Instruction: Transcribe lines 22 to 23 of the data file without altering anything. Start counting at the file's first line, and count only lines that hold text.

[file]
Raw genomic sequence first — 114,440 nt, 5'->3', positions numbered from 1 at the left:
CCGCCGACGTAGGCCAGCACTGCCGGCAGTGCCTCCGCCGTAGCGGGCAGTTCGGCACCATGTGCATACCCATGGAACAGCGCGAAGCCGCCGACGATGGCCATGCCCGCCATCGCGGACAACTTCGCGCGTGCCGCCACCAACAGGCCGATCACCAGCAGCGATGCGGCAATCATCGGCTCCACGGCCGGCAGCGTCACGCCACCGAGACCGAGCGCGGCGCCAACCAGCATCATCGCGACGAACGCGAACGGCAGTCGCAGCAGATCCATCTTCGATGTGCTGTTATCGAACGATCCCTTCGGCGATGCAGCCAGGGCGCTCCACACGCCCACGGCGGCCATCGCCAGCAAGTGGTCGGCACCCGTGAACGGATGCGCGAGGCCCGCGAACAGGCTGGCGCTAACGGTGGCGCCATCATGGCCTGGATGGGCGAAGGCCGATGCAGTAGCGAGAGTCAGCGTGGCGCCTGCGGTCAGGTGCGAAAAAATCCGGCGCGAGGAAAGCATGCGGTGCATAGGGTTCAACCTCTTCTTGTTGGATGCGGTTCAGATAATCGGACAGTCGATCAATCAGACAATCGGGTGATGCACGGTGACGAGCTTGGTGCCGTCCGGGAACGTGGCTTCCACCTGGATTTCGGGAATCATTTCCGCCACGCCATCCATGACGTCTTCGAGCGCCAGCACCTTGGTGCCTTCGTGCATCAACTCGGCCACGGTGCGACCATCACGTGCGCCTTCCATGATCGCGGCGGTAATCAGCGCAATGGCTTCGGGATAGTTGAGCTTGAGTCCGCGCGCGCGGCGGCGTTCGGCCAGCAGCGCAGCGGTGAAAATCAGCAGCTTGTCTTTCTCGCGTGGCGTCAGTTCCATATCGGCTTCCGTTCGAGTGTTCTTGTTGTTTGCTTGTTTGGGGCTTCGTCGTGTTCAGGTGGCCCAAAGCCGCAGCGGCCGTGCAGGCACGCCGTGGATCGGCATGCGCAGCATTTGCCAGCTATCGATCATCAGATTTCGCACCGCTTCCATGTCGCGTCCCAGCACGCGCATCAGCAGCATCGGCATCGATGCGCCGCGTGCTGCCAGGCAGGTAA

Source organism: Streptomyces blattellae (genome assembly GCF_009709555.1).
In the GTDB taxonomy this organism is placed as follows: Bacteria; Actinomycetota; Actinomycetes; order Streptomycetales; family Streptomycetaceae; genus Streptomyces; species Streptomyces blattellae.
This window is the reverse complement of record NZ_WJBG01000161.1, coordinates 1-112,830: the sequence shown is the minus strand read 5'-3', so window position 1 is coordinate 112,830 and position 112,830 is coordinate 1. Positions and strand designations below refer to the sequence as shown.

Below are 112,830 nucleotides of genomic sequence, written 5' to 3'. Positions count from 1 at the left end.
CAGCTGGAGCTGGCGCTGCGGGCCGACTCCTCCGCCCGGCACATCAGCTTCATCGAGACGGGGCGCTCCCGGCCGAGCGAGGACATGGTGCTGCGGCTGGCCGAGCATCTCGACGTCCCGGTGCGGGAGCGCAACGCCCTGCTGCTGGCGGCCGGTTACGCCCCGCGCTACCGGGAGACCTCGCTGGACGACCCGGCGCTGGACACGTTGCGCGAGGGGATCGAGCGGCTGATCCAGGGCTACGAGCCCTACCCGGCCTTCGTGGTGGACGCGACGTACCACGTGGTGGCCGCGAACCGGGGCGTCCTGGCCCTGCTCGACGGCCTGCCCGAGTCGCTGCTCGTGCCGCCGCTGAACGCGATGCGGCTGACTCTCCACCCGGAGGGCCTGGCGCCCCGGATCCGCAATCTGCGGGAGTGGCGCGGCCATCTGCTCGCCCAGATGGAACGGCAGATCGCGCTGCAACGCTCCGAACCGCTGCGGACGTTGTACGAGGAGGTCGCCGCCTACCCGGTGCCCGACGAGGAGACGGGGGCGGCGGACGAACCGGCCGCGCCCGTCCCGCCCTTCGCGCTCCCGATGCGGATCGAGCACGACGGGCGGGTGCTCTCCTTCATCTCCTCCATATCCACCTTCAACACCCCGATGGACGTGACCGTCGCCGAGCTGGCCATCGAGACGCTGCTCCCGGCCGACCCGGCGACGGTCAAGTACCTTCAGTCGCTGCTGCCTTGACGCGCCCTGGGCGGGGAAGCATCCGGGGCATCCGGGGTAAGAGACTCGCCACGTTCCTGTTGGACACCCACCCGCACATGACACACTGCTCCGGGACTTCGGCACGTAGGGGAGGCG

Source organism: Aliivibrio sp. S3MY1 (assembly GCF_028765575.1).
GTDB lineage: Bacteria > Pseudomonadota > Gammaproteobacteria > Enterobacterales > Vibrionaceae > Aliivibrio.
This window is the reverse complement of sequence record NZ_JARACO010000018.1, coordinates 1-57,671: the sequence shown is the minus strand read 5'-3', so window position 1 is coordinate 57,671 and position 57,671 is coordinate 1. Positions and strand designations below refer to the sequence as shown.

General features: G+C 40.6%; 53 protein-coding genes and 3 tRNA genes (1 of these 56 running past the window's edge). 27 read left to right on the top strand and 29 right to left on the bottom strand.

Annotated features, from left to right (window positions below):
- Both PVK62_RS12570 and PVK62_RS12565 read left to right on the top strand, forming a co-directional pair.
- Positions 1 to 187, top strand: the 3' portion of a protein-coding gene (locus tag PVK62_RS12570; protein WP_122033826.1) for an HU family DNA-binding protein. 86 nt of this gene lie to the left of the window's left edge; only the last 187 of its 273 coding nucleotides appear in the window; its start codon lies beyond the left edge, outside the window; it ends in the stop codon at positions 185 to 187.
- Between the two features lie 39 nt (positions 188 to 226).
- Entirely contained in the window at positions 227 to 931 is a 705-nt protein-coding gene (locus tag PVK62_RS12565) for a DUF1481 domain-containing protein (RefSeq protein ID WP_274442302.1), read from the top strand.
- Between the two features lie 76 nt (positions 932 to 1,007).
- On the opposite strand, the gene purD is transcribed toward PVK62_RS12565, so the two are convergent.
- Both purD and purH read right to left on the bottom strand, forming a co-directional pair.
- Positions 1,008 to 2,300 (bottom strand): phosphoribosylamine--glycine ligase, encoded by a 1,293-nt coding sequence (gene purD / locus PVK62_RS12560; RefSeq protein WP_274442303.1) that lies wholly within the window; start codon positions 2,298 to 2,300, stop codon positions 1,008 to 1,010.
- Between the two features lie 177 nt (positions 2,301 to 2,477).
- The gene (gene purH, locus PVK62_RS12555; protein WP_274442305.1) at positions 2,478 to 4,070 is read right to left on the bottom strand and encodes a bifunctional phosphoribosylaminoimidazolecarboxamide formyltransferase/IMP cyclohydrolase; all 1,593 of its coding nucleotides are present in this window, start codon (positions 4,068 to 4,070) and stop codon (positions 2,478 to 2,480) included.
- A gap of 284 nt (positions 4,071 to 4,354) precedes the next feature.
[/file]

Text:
- The gene (gene purH, locus PVK62_RS12555; protein WP_274442305.1) at positions 2,478 to 4,070 is read right to left on the bottom strand and encodes a bifunctional phosphoribosylaminoimidazolecarboxamide formyltransferase/IMP cyclohydrolase; all 1,593 of its coding nucleotides are present in this window, start codon (positions 4,068 to 4,070) and stop codon (positions 2,478 to 2,480) included.
- A gap of 284 nt (positions 4,071 to 4,354) precedes the next feature.